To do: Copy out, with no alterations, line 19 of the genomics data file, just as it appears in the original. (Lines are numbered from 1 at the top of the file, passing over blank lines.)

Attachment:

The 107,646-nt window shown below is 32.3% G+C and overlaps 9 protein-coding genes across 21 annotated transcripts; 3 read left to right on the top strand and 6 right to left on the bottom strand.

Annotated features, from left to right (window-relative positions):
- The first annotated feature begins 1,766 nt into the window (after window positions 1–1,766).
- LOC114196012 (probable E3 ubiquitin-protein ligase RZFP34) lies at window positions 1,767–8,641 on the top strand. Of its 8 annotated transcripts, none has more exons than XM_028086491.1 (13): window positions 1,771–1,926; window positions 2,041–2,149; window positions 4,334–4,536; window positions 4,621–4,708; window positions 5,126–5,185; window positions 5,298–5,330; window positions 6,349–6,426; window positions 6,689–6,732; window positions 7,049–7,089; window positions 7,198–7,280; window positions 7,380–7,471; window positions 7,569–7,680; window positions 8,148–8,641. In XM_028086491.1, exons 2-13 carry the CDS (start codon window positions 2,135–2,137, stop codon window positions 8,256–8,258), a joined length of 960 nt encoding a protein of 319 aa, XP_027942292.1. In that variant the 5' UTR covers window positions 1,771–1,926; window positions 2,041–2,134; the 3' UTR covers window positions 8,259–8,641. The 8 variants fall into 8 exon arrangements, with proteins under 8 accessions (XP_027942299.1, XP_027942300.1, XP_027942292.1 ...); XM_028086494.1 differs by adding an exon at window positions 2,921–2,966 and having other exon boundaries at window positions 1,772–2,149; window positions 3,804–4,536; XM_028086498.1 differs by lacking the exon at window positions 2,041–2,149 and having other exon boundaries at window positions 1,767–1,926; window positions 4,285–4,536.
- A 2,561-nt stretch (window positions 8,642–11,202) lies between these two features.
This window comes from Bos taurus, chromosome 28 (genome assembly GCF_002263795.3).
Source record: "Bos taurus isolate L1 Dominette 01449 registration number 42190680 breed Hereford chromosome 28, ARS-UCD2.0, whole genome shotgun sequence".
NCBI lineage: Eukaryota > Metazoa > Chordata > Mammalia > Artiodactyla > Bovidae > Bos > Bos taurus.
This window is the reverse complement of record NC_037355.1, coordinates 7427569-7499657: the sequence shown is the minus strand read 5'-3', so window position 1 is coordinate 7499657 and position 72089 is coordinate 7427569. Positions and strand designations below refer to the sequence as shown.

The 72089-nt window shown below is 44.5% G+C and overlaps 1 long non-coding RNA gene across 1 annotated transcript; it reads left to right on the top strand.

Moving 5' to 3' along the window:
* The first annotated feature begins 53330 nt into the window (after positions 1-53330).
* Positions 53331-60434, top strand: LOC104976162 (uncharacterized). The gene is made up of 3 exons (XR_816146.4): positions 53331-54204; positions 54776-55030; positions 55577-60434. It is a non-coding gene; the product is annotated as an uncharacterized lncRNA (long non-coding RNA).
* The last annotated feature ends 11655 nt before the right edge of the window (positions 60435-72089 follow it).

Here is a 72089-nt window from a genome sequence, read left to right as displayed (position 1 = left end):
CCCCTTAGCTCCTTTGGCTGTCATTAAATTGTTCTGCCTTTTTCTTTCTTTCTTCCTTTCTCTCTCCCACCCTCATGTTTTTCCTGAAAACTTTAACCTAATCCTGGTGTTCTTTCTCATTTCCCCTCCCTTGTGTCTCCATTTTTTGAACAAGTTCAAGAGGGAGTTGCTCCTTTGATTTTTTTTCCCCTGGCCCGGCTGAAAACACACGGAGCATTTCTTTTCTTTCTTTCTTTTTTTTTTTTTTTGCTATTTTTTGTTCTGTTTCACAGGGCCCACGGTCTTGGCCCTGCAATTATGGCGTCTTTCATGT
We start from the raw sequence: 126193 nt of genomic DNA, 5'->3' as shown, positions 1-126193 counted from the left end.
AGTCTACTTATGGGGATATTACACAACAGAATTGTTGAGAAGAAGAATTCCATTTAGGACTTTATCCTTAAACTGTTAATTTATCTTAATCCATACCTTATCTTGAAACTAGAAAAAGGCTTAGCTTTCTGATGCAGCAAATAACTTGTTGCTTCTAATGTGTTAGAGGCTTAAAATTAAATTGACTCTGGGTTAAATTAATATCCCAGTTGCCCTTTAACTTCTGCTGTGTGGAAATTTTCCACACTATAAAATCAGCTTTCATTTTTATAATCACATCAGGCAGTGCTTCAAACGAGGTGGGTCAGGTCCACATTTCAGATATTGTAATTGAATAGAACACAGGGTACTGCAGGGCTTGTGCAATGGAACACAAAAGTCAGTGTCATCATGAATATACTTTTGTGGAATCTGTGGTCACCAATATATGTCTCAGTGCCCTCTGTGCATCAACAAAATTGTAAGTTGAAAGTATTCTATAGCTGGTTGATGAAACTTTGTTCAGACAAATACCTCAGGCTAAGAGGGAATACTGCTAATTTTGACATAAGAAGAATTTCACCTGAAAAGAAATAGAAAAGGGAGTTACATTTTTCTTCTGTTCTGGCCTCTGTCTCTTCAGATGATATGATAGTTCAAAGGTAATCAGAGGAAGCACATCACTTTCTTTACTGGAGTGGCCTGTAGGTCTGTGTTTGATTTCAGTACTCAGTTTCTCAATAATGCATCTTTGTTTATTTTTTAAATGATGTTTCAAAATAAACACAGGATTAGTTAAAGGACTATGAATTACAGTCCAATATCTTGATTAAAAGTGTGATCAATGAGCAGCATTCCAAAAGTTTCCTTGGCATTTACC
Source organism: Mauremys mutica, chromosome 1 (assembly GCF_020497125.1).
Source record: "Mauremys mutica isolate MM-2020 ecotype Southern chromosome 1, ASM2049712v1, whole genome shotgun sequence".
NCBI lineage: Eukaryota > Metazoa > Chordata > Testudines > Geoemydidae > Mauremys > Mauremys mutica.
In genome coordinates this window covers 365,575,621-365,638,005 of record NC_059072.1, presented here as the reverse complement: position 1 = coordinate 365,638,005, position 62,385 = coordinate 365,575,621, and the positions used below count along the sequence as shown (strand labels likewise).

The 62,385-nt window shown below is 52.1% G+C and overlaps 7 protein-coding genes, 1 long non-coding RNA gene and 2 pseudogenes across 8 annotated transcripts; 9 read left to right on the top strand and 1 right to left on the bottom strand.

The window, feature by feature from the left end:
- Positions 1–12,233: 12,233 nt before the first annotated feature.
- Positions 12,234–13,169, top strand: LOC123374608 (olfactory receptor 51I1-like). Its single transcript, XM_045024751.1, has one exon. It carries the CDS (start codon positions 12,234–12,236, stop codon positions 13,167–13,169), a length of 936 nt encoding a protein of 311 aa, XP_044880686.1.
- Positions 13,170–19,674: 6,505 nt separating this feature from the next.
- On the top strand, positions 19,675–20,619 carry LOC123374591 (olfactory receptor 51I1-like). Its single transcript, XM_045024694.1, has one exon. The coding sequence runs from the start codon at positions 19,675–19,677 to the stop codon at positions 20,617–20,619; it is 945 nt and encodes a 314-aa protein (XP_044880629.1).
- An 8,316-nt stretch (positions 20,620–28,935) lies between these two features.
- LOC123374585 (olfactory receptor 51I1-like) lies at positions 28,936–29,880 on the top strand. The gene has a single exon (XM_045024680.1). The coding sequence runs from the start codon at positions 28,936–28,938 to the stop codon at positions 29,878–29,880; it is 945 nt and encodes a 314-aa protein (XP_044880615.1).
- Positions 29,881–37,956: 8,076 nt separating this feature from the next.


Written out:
Source organism: Mauremys mutica, chromosome 1 (assembly GCF_020497125.1).